Are you planning a vacation with your new baby? Or, maybe you’re getting ready to take a long-distance trip to introduce your child to her grandparents? If so, you may be concerned about how to manage the trip if you are still breastfeeding. Have no fear! One of the advantages of breastfeeding is that it’s much easier to travel with a breastfed baby than a formula-fed one. Whether you’re traveling by plane, train, or car, breastfeeding provides a portable, nutritionally balanced food supply for your baby. In addition, you don’t need to worry about packing bottles or sterilizing feeding supplies.
You spend nine months planning, reading, preparing and imagining what life will be like with a new baby. Then when the birth is in the rear view mirror (and you did great!) you have this new little being in your arms and life suddenly gets a little bit more hectic, intense, joyous, and at times even a bit overwhelming!
Typically, a baby grows in the womb for 40 weeks before being born. Babies born at 40 weeks are called full-term. If a baby is born earlier than 37 weeks, that baby is called premature, or “preterm” or a “preemie.” In the US, 12–13% of infants are born premature. What happens in the first year?
Some mothers do not breastfeed, but still want to feed nutritious breast milk to their baby. This is called exclusive breast pumping or “breastfeeding without nursing.” Whether you feed your baby from the breast or give them expressed breast milk exclusively via a breast pump, there is only one important thing.
Pregnancy has three trimesters, but newborn babies are so small and vulnerable that for them, the first few months of life outside the womb are truly a “4th trimester” of pregnancy. For new moms, welcome to this new trimester of motherhood!
One of the classic challenges of parenthood is getting your picky little eater to just “try a taste” of broccoli, when they know that ice-cream is waiting in the freezer. Every parent wants their child to establish good eating habits when they are young, but, it’s not always easy to know where to start. Fortunately, giving your child a healthy start may be easier than you imagine, because a lot of it starts with what you eat and your diet. Health Canada reminds us that a woman’s nutritional and overall health, before and during pregnancy, definitely influences the health of her developing baby.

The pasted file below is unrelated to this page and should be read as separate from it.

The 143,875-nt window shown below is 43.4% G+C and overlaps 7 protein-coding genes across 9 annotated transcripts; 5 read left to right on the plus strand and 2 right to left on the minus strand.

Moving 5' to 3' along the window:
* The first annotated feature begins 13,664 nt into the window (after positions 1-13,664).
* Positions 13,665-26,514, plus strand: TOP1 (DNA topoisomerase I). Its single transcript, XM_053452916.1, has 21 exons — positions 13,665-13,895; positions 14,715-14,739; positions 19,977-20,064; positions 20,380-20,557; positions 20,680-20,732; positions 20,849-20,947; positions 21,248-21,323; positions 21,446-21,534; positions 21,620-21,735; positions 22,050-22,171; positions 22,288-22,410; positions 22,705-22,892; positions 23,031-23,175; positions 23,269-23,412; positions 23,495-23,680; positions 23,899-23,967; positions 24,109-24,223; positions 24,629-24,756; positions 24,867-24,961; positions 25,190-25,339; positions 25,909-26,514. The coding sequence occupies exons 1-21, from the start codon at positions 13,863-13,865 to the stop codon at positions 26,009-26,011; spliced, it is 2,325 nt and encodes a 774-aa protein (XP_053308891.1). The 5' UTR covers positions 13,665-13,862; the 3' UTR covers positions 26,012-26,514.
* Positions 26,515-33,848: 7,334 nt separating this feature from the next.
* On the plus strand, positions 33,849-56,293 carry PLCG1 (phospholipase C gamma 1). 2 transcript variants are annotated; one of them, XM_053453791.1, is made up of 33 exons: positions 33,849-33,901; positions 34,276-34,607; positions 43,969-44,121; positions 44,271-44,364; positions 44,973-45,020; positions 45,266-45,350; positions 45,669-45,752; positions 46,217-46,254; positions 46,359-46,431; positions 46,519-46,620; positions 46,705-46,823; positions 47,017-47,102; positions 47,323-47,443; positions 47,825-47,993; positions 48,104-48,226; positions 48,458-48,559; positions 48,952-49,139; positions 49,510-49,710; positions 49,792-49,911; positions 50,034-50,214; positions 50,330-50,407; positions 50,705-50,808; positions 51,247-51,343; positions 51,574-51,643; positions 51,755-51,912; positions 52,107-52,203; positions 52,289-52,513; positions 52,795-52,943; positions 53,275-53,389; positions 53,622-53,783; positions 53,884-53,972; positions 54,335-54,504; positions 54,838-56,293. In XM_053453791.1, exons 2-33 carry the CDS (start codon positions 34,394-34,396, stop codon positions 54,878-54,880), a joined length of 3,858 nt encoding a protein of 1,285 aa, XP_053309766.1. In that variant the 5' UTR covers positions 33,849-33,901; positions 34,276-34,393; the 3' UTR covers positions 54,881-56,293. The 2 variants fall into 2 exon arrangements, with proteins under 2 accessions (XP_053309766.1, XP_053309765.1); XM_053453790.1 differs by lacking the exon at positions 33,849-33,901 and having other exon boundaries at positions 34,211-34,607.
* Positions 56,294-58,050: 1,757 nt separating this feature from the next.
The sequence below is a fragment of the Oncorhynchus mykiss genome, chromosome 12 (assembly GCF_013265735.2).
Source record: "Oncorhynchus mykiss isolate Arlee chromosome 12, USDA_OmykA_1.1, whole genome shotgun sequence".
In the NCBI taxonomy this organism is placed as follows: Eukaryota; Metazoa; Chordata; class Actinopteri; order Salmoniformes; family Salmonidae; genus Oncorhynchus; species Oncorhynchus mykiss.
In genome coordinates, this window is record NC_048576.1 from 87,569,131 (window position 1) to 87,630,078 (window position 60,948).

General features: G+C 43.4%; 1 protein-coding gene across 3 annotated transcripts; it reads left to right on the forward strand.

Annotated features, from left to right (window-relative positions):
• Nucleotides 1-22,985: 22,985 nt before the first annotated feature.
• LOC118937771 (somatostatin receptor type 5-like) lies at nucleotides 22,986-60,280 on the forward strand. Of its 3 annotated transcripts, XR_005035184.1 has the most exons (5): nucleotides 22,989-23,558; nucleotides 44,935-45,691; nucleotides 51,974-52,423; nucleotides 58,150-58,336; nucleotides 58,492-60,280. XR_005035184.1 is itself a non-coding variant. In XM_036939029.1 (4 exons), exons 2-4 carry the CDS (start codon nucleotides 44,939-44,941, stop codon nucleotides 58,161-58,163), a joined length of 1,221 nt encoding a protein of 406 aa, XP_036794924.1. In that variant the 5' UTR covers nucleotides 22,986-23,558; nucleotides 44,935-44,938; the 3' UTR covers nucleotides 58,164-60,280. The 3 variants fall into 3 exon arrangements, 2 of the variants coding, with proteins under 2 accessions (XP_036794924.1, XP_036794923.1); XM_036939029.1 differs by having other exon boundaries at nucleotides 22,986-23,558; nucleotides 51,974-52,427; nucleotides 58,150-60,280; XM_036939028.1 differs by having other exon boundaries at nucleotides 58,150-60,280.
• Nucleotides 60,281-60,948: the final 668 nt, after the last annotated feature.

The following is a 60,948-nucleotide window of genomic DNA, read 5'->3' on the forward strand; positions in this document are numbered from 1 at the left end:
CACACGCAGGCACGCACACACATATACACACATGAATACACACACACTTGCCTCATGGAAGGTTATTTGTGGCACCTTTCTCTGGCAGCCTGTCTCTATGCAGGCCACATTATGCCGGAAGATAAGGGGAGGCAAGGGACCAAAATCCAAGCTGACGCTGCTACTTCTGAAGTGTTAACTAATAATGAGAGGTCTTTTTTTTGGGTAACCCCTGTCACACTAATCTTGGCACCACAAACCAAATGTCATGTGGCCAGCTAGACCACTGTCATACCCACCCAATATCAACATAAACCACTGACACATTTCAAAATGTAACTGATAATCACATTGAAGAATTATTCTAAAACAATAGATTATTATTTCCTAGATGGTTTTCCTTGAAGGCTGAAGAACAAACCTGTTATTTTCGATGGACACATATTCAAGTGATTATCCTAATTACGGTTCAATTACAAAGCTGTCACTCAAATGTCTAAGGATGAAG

New moms often hear a lot of unsolicited advice about breastfeeding – and unfortunately, some of that well-intentioned breastfeeding advice is totally wrong! You might be hearing a lot of misinformation or confused ideas about breastfeeding. We’ve written before about breastfeeding myths, but here are a few more that may surprise you.
In the early stages of breastfeeding, problems with latch-on are not unusual. In fact, issues can arise at any time in the breastfeeding experience. For most mothers, breastfeeding takes a bit of practice! There is a mutual learning curve for moms and babies as they get used to each other and find the right angles and positions for comfortable, efficient breastfeeding.
Vous êtes une nouvelle maman, ce qui vous entraîne dans une aventure remplie de défis et de surprises. Si vous avez fait le choix d’allaiter votre bébé, vous vous attendez probablement à vivre avec votre tout-petit une expérience positive et remplie de moments spéciaux.